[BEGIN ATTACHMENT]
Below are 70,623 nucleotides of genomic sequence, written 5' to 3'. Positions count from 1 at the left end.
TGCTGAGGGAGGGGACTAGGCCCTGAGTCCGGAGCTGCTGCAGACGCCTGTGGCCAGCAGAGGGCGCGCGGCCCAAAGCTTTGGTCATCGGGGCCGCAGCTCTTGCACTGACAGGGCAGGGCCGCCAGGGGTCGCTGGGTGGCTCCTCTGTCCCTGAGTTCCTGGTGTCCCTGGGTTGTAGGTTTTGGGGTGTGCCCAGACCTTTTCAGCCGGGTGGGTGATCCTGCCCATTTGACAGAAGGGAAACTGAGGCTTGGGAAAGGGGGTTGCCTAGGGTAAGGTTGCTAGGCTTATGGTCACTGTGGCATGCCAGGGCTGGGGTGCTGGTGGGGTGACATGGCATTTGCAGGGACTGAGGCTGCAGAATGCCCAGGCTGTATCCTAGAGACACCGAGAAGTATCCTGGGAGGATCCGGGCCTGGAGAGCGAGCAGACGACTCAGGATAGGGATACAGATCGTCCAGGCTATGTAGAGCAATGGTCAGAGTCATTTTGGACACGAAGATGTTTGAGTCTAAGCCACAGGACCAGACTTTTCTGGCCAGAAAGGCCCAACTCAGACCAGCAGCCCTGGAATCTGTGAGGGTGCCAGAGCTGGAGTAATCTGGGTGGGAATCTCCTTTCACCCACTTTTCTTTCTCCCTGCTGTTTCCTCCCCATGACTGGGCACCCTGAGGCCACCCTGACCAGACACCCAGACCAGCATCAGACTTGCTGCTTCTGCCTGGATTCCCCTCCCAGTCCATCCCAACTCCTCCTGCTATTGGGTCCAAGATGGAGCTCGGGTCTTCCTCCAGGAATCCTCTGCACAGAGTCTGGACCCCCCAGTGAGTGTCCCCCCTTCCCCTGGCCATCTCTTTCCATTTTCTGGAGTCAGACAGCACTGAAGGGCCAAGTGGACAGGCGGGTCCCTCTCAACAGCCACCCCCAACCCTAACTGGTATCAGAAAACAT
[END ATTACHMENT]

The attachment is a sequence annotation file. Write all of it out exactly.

Below are 70,623 nucleotides of genomic sequence, written 5' to 3'. Positions count from 1 at the left end.
TGCTGAGGGAGGGGACTAGGCCCTGAGTCCGGAGCTGCTGCAGACGCCTGTGGCCAGCAGAGGGCGCGCGGCCCAAAGCTTTGGTCATCGGGGCCGCAGCTCTTGCACTGACAGGGCAGGGCCGCCAGGGGTCGCTGGGTGGCTCCTCTGTCCCTGAGTTCCTGGTGTCCCTGGGTTGTAGGTTTTGGGGTGTGCCCAGACCTTTTCAGCCGGGTGGGTGATCCTGCCCATTTGACAGAAGGGAAACTGAGGCTTGGGAAAGGGGGTTGCCTAGGGTAAGGTTGCTAGGCTTATGGTCACTGTGGCATGCCAGGGCTGGGGTGCTGGTGGGGTGACATGGCATTTGCAGGGACTGAGGCTGCAGAATGCCCAGGCTGTATCCTAGAGACACCGAGAAGTATCCTGGGAGGATCCGGGCCTGGAGAGCGAGCAGACGACTCAGGATAGGGATACAGATCGTCCAGGCTATGTAGAGCAATGGTCAGAGTCATTTTGGACACGAAGATGTTTGAGTCTAAGCCACAGGACCAGACTTTTCTGGCCAGAAAGGCCCAACTCAGACCAGCAGCCCTGGAATCTGTGAGGGTGCCAGAGCTGGAGTAATCTGGGTGGGAATCTCCTTTCACCCACTTTTCTTTCTCCCTGCTGTTTCCTCCCCATGACTGGGCACCCTGAGGCCACCCTGACCAGACACCCAGACCAGCATCAGACTTGCTGCTTCTGCCTGGATTCCCCTCCCAGTCCATCCCAACTCCTCCTGCTATTGGGTCCAAGATGGAGCTCGGGTCTTCCTCCAGGAATCCTCTGCACAGAGTCTGGACCCCCCAGTGAGTGTCCCCCCTTCCCCTGGCCATCTCTTTCCATTTTCTGGAGTCAGACAGCACTGAAGGGCCAAGTGGACAGGCGGGTCCCTCTCAACAGCCACCCCCAACCCTAACTGGTATCAGAAAACAT